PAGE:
He wanted something different for Milwaukee.
He’d been studying British law enforcement’s penetration of the Irish Republican Army and Israeli police dealings with the Palestine Liberation Organization. He’d come to believe that “taking down terror networks requires understanding that terrorists support themselves through crimes.” His vision for MPD was to create an intelligence division focused on understanding patterns of criminality and sharing those with the STAC. The two halves would function as one. And thus, in 2008, the Milwaukee Police Department Intelligence Fusion Center was born.
Technically, the Fusion Center’s halves remain two separate entities. But as they’ve learned to support one another, the line has blurred. Today, when someone in law enforcement speaks of MPD’s Fusion Center, it’s understood to include the STAC as well.
Since its inception, the Center has grown from the half-dozen analysts that originally ran the STAC to a cadre of about 55 full-time employees: cops, federal agents, prosecutors, emergency response personnel and analysts of varying stripes. More than a dozen federal, local and regional entities partner with the Center, and many maintain personnel there who are overseen by Capt. Smith.
With its cubicles, fluorescent lighting and bland tile floors, the Fusion Center might look like a telemarketing operation if not for the guns on its staffers’ hips. On the north wall, eight flat-screen monitors display news channels, the locations of recent gunfire, intelligence on current events and, occasionally, a good ballgame. On the east side of the long rectangular room are Smith’s office and an adjacent conference room where he spends most of his time. And on the west wall, there’s a secure door few people have ever seen beyond. It leads to the STAC and is completely soundproof, housing the “secret squirrels” (as Flynn calls them) who work on homeland security issues. In the event of a national catastrophe, the STAC has the ability to link up with more than 70 other fusion centers in the U.S. to coordinate a response.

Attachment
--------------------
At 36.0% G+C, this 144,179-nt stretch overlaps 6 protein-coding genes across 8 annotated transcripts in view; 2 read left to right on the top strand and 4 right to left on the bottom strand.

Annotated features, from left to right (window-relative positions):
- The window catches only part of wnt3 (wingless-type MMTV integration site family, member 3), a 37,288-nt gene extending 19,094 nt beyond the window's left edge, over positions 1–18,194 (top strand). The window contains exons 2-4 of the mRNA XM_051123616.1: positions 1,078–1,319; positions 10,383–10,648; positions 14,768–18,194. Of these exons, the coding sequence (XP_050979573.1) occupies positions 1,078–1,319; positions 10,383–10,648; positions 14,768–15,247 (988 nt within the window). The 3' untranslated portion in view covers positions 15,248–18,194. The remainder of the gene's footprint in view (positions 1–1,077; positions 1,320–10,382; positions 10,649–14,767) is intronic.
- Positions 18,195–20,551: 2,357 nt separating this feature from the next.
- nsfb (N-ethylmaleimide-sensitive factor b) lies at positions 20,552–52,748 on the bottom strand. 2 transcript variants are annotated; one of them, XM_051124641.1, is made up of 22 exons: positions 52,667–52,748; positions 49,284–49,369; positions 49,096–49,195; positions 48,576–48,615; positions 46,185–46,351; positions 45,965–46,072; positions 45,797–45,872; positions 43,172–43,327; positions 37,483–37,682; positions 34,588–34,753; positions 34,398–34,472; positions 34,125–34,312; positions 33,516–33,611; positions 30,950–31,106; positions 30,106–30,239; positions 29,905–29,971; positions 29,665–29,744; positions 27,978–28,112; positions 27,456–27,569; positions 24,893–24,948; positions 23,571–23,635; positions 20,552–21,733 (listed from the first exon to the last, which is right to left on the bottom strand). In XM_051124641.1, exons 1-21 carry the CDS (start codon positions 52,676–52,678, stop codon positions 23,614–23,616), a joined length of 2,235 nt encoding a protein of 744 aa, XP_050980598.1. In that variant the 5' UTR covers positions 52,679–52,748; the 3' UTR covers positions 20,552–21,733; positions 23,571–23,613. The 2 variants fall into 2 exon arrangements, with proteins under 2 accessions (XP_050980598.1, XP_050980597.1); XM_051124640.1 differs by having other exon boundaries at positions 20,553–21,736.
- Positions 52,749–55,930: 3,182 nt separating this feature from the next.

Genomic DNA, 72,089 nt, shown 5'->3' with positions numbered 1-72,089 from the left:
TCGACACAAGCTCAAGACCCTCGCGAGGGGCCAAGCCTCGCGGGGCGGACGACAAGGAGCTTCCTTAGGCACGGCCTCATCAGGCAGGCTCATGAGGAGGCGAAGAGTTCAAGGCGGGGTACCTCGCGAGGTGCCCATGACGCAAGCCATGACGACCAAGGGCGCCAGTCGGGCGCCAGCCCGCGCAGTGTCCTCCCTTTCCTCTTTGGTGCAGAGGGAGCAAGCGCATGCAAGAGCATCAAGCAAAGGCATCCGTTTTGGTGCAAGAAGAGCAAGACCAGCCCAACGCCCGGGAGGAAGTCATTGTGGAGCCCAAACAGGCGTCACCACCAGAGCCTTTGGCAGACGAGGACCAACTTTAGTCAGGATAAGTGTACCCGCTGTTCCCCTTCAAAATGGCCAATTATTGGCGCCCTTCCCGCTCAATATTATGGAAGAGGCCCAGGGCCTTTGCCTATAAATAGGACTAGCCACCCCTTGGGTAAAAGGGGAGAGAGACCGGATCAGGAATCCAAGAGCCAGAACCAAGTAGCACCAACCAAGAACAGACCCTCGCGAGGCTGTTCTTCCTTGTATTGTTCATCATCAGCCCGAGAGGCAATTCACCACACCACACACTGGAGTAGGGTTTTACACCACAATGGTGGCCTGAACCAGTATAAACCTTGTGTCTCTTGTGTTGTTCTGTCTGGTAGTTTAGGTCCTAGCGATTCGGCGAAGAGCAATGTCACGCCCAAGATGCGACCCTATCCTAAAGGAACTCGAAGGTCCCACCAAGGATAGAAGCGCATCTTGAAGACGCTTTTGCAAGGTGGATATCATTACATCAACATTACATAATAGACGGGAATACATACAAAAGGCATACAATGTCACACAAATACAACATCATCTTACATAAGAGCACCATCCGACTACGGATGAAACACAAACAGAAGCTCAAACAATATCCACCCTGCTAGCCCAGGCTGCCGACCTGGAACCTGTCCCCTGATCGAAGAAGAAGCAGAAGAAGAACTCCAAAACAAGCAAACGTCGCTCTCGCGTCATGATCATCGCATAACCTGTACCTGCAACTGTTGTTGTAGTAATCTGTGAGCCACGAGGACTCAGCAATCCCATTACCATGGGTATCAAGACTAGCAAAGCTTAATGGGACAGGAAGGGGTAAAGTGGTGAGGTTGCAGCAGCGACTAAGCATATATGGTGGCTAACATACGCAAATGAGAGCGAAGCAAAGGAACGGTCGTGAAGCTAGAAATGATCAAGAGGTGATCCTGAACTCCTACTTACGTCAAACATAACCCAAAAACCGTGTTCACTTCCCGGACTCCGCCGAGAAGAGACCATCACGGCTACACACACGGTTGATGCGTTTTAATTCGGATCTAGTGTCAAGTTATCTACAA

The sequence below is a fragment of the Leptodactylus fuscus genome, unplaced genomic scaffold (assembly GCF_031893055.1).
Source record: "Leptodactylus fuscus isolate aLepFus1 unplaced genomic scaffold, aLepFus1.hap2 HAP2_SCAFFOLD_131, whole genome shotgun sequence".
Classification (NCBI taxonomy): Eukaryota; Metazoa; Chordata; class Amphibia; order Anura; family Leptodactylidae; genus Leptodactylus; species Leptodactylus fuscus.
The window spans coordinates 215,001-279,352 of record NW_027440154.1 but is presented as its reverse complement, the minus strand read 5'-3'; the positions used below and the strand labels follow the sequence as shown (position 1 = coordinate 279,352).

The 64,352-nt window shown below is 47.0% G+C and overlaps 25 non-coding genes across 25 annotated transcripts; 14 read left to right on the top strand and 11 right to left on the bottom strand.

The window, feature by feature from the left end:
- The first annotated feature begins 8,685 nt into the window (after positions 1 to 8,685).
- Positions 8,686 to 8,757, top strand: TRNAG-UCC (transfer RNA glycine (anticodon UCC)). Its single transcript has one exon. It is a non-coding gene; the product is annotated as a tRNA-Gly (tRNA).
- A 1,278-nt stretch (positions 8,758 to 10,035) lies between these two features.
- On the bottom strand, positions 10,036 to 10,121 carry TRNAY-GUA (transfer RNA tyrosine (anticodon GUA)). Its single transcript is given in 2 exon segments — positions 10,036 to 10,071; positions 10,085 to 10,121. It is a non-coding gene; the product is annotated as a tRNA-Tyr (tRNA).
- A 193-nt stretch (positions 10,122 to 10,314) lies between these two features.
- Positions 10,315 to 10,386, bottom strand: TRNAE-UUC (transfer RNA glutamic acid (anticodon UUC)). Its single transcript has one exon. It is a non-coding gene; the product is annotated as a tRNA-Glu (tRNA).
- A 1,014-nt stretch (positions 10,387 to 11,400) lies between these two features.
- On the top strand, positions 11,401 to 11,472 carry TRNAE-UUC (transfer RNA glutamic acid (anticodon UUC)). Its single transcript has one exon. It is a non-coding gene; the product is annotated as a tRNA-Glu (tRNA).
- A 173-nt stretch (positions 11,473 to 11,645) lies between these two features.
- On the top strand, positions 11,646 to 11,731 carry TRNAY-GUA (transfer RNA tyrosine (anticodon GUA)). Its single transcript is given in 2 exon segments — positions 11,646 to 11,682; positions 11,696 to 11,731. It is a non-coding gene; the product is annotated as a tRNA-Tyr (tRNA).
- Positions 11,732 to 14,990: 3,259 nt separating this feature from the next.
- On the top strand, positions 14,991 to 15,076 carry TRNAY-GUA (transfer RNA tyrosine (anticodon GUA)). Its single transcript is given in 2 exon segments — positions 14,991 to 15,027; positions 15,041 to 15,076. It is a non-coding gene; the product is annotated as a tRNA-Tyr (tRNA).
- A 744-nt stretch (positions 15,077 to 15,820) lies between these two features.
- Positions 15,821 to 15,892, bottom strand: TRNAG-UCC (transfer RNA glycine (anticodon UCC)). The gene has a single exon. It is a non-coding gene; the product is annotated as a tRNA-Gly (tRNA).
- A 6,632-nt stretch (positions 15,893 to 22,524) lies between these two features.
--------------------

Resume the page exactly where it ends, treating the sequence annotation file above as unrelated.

All of the country’s fusion centers look and function differently. This is partly due to a lack of direction from the Department of Homeland Security and the need for centers to reflect the communities they serve, Smith says.
Although many fusion centers focus entirely on homeland security, Flynn has put Milwaukee’s at the very heart of his department’s crime-fighting efforts. Almost everything MPD does is informed by Fusion’s intelligence.
Also separating Milwaukee’s Fusion Center from many others is its capacity for action. Smith has pulled together a diverse team of vast experience and expertise, and when things start heading south, as they did Aug. 5, Fusion can respond in force.
“Now they’ve shot the police,” Smith remembers saying. “This is a game-changer.”
First on the scene was Lt. Brian Murphy, who cut his siren at about 10:30 a.m. and drove purposefully over the low rise in the temple’s long driveway. Knowing he faced at least one shooter, Murphy tried to pull his AR-15 semiautomatic assault rifle from its rack inside the squad car, but the release lock malfunctioned. He stepped out onto the pavement with only his sidearm for protection.
A few feet away, two men were lying motionless on the surface of the parking lot, one on top of the other. Murphy knew immediately that they were dead. Then, out of the corner of his eye, he saw something. A white man in a white T-shirt was running across the parking lot, about 30 yards away.
He was carrying a gun.